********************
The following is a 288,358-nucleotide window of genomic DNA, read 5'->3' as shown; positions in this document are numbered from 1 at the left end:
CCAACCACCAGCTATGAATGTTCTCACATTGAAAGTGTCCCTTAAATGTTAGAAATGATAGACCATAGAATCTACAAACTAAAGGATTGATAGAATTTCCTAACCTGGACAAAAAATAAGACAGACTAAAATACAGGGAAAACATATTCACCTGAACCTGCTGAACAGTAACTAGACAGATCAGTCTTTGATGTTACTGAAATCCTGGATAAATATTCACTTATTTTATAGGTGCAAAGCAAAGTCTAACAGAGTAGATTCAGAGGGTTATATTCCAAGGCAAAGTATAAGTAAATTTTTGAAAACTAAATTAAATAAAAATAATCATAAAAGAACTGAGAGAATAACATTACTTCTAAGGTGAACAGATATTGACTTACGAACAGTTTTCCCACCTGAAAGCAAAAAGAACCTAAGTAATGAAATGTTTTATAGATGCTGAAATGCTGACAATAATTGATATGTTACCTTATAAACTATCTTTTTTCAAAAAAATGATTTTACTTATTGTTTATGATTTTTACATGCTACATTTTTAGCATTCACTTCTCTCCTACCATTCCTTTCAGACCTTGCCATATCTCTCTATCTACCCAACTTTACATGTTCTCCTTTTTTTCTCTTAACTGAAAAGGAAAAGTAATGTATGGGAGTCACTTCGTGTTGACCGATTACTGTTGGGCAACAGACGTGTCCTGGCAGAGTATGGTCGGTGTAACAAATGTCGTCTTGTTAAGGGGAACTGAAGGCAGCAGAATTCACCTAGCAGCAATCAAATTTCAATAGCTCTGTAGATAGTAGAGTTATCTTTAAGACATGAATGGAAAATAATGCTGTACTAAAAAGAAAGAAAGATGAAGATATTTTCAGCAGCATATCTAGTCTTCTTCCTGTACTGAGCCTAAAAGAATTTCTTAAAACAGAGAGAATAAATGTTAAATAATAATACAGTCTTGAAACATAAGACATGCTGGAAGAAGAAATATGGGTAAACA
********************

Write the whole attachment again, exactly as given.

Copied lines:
The following is a 288,358-nucleotide window of genomic DNA, read 5'->3' as shown; positions in this document are numbered from 1 at the left end:
CCAACCACCAGCTATGAATGTTCTCACATTGAAAGTGTCCCTTAAATGTTAGAAATGATAGACCATAGAATCTACAAACTAAAGGATTGATAGAATTTCCTAACCTGGACAAAAAATAAGACAGACTAAAATACAGGGAAAACATATTCACCTGAACCTGCTGAACAGTAACTAGACAGATCAGTCTTTGATGTTACTGAAATCCTGGATAAATATTCACTTATTTTATAGGTGCAAAGCAAAGTCTAACAGAGTAGATTCAGAGGGTTATATTCCAAGGCAAAGTATAAGTAAATTTTTGAAAACTAAATTAAATAAAAATAATCATAAAAGAACTGAGAGAATAACATTACTTCTAAGGTGAACAGATATTGACTTACGAACAGTTTTCCCACCTGAAAGCAAAAAGAACCTAAGTAATGAAATGTTTTATAGATGCTGAAATGCTGACAATAATTGATATGTTACCTTATAAACTATCTTTTTTCAAAAAAATGATTTTACTTATTGTTTATGATTTTTACATGCTACATTTTTAGCATTCACTTCTCTCCTACCATTCCTTTCAGACCTTGCCATATCTCTCTATCTACCCAACTTTACATGTTCTCCTTTTTTTCTCTTAACTGAAAAGGAAAAGTAATGTATGGGAGTCACTTCGTGTTGACCGATTACTGTTGGGCAACAGACGTGTCCTGGCAGAGTATGGTCGGTGTAACAAATGTCGTCTTGTTAAGGGGAACTGAAGGCAGCAGAATTCACCTAGCAGCAATCAAATTTCAATAGCTCTGTAGATAGTAGAGTTATCTTTAAGACATGAATGGAAAATAATGCTGTACTAAAAAGAAAGAAAGATGAAGATATTTTCAGCAGCATATCTAGTCTTCTTCCTGTACTGAGCCTAAAAGAATTTCTTAAAACAGAGAGAATAAATGTTAAATAATAATACAGTCTTGAAACATAAGACATGCTGGAAGAAGAAATATGGGTAAACA